Leave short braille notes in your child's lunch box or on her pillow before bedtime.
Help your child label important personal belongings and school supplies with his name.
It is important for your child to read at home as well as at school. As soon as your child has begun to read braille, arrange with the teacher of the visually impaired to have a braille book or simple teacher-made story sent home frequently. It should be something your child can read with at least 90% accuracy—usually a story that has been worked on at school. The book or story can be the same for several nights in a row, or your child may choose to read an old favorite. Sometimes it's fun to take turns reading pages or paragraphs.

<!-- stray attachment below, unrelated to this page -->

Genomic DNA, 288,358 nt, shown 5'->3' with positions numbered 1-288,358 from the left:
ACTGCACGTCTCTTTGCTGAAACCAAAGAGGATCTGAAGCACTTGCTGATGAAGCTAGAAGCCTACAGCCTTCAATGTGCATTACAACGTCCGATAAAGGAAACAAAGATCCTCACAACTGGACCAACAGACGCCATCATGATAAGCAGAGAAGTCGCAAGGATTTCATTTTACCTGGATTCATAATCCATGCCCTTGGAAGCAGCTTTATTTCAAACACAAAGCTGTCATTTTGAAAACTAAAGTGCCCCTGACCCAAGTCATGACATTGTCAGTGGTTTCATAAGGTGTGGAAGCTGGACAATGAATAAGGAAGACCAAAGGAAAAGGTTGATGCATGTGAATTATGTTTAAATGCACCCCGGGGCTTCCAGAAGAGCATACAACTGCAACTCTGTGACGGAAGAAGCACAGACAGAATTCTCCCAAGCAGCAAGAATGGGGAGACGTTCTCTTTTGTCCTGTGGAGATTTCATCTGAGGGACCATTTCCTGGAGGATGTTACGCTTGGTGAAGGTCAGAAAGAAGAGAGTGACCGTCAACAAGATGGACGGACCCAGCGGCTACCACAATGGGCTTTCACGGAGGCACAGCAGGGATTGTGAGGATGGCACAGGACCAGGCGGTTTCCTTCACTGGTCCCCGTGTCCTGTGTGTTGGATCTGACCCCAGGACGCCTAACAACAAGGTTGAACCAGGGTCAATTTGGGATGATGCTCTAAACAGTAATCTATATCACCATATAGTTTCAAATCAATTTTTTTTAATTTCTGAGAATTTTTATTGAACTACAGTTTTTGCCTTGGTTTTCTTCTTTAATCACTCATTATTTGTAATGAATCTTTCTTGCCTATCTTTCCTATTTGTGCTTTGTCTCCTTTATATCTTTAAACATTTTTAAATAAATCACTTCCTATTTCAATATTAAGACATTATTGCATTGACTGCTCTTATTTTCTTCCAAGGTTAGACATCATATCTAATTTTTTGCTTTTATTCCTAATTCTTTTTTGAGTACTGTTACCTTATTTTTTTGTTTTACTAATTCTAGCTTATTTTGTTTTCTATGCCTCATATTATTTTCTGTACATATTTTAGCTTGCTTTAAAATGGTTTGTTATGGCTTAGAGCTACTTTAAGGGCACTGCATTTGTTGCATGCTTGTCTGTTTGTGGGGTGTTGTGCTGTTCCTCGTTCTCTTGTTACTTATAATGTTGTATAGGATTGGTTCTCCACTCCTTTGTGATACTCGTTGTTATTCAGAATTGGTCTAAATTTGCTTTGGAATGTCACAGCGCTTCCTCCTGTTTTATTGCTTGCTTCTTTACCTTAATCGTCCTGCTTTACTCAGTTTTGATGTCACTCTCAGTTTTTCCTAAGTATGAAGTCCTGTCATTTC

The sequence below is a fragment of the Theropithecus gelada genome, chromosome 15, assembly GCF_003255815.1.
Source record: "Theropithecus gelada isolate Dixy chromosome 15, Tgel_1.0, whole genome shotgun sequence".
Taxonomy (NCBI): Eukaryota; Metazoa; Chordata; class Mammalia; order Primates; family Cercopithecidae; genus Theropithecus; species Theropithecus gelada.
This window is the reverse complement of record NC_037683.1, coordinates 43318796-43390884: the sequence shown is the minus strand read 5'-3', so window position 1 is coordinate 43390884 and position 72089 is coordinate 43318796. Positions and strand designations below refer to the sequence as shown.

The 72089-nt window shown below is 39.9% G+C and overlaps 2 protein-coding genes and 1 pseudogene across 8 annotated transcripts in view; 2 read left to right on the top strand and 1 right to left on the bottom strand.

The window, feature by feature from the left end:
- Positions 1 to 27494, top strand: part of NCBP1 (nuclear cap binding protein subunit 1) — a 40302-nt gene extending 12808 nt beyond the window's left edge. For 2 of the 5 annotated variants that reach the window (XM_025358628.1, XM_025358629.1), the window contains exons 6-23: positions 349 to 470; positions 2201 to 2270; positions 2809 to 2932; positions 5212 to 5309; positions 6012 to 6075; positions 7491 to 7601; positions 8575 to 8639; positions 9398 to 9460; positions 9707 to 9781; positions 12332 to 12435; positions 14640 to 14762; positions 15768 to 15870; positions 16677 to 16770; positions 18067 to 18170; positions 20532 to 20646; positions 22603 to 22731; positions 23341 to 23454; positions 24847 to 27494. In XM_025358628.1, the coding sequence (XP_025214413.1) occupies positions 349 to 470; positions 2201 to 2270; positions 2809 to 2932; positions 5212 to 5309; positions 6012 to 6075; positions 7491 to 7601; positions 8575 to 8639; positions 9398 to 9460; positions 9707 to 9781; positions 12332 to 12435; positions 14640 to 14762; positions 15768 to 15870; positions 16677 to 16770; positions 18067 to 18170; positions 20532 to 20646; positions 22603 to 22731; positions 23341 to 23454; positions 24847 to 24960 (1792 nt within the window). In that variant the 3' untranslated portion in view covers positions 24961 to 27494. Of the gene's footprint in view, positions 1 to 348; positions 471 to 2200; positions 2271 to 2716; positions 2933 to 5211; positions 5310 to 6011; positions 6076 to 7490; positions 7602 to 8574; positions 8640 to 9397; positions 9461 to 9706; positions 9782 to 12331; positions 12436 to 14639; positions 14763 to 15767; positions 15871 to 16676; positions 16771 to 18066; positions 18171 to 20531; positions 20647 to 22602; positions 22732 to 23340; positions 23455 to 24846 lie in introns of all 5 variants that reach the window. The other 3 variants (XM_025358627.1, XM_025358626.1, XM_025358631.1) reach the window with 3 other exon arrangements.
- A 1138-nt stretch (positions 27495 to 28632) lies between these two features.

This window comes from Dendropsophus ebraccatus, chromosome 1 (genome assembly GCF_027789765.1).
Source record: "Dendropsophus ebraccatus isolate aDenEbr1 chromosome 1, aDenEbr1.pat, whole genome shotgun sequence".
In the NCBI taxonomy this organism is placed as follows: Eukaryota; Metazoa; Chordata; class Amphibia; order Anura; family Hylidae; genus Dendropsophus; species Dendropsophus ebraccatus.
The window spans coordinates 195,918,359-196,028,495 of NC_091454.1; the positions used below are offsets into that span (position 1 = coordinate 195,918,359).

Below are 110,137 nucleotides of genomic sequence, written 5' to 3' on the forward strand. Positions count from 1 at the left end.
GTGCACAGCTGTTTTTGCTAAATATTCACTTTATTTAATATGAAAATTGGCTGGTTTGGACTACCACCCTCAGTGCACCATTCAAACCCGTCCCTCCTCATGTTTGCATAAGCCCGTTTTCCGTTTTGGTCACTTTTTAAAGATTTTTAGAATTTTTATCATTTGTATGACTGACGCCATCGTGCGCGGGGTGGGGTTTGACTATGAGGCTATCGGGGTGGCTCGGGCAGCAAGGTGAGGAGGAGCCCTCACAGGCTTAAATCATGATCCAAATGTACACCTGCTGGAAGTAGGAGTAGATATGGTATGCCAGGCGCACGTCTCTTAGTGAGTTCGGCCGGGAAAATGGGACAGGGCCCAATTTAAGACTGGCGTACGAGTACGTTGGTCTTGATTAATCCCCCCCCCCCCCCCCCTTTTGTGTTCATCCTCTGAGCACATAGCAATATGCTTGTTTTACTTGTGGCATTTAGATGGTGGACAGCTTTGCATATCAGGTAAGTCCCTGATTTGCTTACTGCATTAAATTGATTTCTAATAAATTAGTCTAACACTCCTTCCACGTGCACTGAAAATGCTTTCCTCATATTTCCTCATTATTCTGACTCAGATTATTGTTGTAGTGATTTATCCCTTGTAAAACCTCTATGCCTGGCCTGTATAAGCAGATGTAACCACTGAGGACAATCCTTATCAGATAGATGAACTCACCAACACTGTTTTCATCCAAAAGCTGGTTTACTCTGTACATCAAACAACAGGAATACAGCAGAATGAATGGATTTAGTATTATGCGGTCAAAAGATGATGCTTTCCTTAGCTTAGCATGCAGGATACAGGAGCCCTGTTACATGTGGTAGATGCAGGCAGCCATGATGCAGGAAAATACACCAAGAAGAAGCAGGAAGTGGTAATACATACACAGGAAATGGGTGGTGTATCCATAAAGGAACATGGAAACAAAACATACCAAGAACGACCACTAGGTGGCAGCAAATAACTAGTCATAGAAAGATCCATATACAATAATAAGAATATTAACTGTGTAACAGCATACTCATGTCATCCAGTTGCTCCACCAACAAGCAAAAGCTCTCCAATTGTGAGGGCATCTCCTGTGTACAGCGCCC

Consider building a braille library for your child. Purchase braille books from Seedlings, National Braille Press, or the Children's Braille Book Club (See "Sources of Braille Children's Books and Magazines" in the Related Articles list below).
Encourage your child to share his or her knowledge of braille with others at church, as part of a scout troop program, with grandparents, etc. This is a special area of expertise that your child should be proud of!
Write on the brailler with your child, perhaps composing a thank you letter or a shopping list. You braille most of the words, speaking the letters and words as you write, but have the child "help" you by brailling letters or words that he knows. Always take time to read back the writing once it is out of the braillewriter.
Purchase or borrow braille games (such as Uno, Bingo, Scrabble, and braille dice for the whole family to play.) (See "Sources of Adapted Materials.") Many simple regular board games can also be labeled in braille.